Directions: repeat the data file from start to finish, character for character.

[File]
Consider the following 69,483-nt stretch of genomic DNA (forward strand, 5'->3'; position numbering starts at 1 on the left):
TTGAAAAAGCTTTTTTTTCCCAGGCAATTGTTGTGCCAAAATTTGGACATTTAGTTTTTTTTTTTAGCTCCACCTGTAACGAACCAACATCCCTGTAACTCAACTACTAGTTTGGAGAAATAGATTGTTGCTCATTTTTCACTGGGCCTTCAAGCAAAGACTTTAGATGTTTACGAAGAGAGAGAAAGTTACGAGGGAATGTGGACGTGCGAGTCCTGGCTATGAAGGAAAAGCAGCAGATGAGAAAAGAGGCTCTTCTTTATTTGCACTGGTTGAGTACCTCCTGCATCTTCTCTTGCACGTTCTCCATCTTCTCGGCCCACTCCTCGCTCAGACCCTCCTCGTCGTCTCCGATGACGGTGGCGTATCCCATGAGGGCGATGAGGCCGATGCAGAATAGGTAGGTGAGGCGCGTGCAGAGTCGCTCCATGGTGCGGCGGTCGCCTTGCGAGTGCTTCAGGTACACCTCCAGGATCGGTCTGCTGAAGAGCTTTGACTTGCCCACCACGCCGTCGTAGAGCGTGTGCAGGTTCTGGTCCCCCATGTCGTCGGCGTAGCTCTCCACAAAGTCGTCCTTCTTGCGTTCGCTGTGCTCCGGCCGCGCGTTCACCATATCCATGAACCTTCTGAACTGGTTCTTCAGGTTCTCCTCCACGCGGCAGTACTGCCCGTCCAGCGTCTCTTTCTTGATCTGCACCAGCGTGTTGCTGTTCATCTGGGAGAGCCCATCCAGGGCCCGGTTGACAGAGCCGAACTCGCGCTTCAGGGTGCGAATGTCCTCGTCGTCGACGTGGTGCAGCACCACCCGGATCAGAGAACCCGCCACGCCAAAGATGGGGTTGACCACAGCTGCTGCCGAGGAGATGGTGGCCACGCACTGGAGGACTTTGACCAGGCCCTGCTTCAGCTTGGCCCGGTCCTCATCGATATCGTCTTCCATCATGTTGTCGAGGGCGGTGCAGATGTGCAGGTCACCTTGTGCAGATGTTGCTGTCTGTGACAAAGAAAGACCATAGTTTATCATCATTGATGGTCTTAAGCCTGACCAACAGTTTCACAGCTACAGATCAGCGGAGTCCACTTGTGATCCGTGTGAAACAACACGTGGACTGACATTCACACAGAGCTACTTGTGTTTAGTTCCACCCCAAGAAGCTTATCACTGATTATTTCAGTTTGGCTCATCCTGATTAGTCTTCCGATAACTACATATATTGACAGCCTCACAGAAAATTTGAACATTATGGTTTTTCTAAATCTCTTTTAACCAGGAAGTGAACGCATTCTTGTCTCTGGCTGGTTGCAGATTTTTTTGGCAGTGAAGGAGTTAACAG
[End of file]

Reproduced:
Consider the following 69,483-nt stretch of genomic DNA (forward strand, 5'->3'; position numbering starts at 1 on the left):
TTGAAAAAGCTTTTTTTTCCCAGGCAATTGTTGTGCCAAAATTTGGACATTTAGTTTTTTTTTTTAGCTCCACCTGTAACGAACCAACATCCCTGTAACTCAACTACTAGTTTGGAGAAATAGATTGTTGCTCATTTTTCACTGGGCCTTCAAGCAAAGACTTTAGATGTTTACGAAGAGAGAGAAAGTTACGAGGGAATGTGGACGTGCGAGTCCTGGCTATGAAGGAAAAGCAGCAGATGAGAAAAGAGGCTCTTCTTTATTTGCACTGGTTGAGTACCTCCTGCATCTTCTCTTGCACGTTCTCCATCTTCTCGGCCCACTCCTCGCTCAGACCCTCCTCGTCGTCTCCGATGACGGTGGCGTATCCCATGAGGGCGATGAGGCCGATGCAGAATAGGTAGGTGAGGCGCGTGCAGAGTCGCTCCATGGTGCGGCGGTCGCCTTGCGAGTGCTTCAGGTACACCTCCAGGATCGGTCTGCTGAAGAGCTTTGACTTGCCCACCACGCCGTCGTAGAGCGTGTGCAGGTTCTGGTCCCCCATGTCGTCGGCGTAGCTCTCCACAAAGTCGTCCTTCTTGCGTTCGCTGTGCTCCGGCCGCGCGTTCACCATATCCATGAACCTTCTGAACTGGTTCTTCAGGTTCTCCTCCACGCGGCAGTACTGCCCGTCCAGCGTCTCTTTCTTGATCTGCACCAGCGTGTTGCTGTTCATCTGGGAGAGCCCATCCAGGGCCCGGTTGACAGAGCCGAACTCGCGCTTCAGGGTGCGAATGTCCTCGTCGTCGACGTGGTGCAGCACCACCCGGATCAGAGAACCCGCCACGCCAAAGATGGGGTTGACCACAGCTGCTGCCGAGGAGATGGTGGCCACGCACTGGAGGACTTTGACCAGGCCCTGCTTCAGCTTGGCCCGGTCCTCATCGATATCGTCTTCCATCATGTTGTCGAGGGCGGTGCAGATGTGCAGGTCACCTTGTGCAGATGTTGCTGTCTGTGACAAAGAAAGACCATAGTTTATCATCATTGATGGTCTTAAGCCTGACCAACAGTTTCACAGCTACAGATCAGCGGAGTCCACTTGTGATCCGTGTGAAACAACACGTGGACTGACATTCACACAGAGCTACTTGTGTTTAGTTCCACCCCAAGAAGCTTATCACTGATTATTTCAGTTTGGCTCATCCTGATTAGTCTTCCGATAACTACATATATTGACAGCCTCACAGAAAATTTGAACATTATGGTTTTTCTAAATCTCTTTTAACCAGGAAGTGAACGCATTCTTGTCTCTGGCTGGTTGCAGATTTTTTTGGCAGTGAAGGAGTTAACAG